Change is not such a bad thing Print
Grand Mom
Monday, Dec. 19, 2011 -- 12:00 AM

grand mom

Aging is all about changes. Some changes are in-evitable. Some are good. And some are plain difficult.

Changing seasons is welcome. On the Sunday after Thanksgiving, I stood sorting through my closet before dressing for church. The time for rusts and golds was past and it was too soon for Christmas colors. I picked purple.

An hour later as I walked into church, our sacristan grabbed my arm. “You remember that you’re a lector today, right?” I hadn’t, of course.

I reversed my direction and entered the sacristy. “Good morning, Audrey. You’re wearing purple for Advent, I see,” Father Brian said.

Oops! Memory is a terrible thing to lose!

The first Sunday of Advent! As the reality set in, I realized this was the Sunday we had dreaded, the Sunday when the changes in the liturgy would begin. At least my part would be the same.

We Catholics had been warned a year ago that a new translation was coming. It would mean learning new responses to old greetings and reading a newly worded creed. We could no longer go on automatic pilot with our responses.

But I was not going to allow myself to be one of those old fuddy-duddies who fought changes.

I recalled how in the 1960s some of the elderly had bitterly rejected the changes brought about by Vatican II: the Latin to the vernacular, the priest facing the congregation, and the Eucharist in the hands of the layman. These were all changes I loved.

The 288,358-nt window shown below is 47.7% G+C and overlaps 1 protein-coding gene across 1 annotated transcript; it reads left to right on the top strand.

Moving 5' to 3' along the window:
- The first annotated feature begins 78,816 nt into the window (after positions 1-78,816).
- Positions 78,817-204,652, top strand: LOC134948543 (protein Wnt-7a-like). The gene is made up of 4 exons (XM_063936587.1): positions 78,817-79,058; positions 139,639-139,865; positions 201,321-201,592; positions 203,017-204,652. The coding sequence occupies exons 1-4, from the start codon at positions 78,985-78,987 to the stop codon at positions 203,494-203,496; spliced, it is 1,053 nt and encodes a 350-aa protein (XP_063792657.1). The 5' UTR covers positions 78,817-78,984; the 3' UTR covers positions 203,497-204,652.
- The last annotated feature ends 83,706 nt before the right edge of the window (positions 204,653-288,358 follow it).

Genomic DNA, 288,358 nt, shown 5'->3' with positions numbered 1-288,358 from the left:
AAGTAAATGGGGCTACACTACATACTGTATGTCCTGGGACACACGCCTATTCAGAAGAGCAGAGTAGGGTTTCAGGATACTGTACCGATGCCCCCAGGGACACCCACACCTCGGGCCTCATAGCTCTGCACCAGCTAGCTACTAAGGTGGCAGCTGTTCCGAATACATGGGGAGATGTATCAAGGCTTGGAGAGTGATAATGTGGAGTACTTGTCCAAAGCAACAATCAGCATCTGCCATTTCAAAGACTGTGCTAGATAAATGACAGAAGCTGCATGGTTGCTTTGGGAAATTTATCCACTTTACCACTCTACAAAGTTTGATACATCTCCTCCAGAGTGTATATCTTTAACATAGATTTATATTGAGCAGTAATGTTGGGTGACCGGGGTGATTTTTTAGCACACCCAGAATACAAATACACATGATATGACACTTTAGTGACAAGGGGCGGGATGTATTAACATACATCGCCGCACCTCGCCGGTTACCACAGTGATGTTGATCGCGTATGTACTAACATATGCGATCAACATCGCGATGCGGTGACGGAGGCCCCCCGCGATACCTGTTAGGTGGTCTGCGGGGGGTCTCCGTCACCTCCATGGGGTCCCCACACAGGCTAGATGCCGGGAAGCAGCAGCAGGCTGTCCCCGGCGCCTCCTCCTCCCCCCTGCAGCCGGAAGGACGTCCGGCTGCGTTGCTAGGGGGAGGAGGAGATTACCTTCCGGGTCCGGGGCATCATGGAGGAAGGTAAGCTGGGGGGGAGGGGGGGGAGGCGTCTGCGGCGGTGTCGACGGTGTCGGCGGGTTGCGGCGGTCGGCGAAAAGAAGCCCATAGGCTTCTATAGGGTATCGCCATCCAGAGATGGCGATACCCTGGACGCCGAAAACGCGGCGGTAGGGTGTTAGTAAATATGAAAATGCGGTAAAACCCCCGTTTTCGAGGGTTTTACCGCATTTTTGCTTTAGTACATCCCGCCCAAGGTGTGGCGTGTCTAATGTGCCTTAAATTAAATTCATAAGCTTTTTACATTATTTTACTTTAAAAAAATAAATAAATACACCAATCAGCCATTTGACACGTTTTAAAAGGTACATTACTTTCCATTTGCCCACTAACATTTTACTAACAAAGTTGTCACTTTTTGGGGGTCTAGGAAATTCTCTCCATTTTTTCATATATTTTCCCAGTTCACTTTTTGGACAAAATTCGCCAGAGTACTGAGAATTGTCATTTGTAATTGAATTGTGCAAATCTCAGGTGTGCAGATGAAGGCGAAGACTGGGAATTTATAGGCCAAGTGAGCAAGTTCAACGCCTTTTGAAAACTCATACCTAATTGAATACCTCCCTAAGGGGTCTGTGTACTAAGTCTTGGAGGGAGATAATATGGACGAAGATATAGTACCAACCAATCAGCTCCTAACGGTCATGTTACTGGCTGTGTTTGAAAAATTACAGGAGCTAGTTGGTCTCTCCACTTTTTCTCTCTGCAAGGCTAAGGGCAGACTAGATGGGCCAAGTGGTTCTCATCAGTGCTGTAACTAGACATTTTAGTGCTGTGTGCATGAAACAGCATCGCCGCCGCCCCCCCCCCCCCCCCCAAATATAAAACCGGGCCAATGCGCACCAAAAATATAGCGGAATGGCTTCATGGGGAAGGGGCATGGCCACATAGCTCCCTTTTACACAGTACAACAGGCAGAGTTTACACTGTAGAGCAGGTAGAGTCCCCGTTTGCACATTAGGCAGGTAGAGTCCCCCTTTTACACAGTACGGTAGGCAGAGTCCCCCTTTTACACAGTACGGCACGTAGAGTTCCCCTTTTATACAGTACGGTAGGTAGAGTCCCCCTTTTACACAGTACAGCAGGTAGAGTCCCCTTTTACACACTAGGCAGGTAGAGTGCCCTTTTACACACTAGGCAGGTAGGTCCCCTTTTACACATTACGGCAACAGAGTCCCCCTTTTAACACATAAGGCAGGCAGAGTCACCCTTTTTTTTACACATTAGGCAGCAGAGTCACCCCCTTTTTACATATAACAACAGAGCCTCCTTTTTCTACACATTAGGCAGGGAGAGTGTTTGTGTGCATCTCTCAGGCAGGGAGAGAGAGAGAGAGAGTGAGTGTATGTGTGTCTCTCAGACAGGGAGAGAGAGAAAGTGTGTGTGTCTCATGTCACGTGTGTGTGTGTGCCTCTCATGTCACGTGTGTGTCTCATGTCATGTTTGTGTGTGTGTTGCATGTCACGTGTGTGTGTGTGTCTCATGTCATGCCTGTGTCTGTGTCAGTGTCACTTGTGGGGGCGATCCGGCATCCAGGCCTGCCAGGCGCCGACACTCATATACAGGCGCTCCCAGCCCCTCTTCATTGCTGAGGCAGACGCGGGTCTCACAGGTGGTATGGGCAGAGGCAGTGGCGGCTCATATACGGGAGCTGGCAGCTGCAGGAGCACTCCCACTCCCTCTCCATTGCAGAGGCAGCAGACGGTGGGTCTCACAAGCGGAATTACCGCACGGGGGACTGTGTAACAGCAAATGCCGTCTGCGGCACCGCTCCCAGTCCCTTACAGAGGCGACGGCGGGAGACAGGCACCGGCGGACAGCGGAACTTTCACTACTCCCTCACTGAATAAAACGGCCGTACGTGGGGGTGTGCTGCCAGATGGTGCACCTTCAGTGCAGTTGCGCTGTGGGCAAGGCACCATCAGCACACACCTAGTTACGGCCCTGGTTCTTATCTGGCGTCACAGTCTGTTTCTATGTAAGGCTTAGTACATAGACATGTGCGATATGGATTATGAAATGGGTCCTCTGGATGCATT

My three oldest sons were Mass servers back then. Their responses had been in Latin.

In our parish we had a pastor and two young assistants plus 95-year-old Father Schneider who had returned to our parish to “wait for the Lord to call.”

Every morning he said Mass at 6:30 a.m. After Vatican II the Latin Confiteor was one of the first things to go. The young servers were thrilled, but not old Father Schneider, who continued to keep his back turned to the servers and congregation. My sons were serving one day when he looked over his shoulder and snapped, “Say the Confiteor.”

The boys looked at each other confused and said, “But…”

Father Schneider persisted. He turned and roared, “Say the Confiteor, damnit.”

The story became a family favorite for us, but it also made me appreciate how difficult the transition was for priests — especially elderly priests.

Last Sunday my daughter and I were traveling and attended Mass at a church in Florida.

There we found the now familiar cards with the new translation cues and another congregation struggling with their parts.

Their priest, a bouncy, young Hispanic with a sense of humor, spoke briefly about the Gospel and then said, “But we don’t have time to worry about the end of the world. We have to learn a new Liturgy instead. Did you know it’s only the English translation that’s changing?”

As an afterthought he added, “Don’t be surprised next week if I say Mass in Spanish!”

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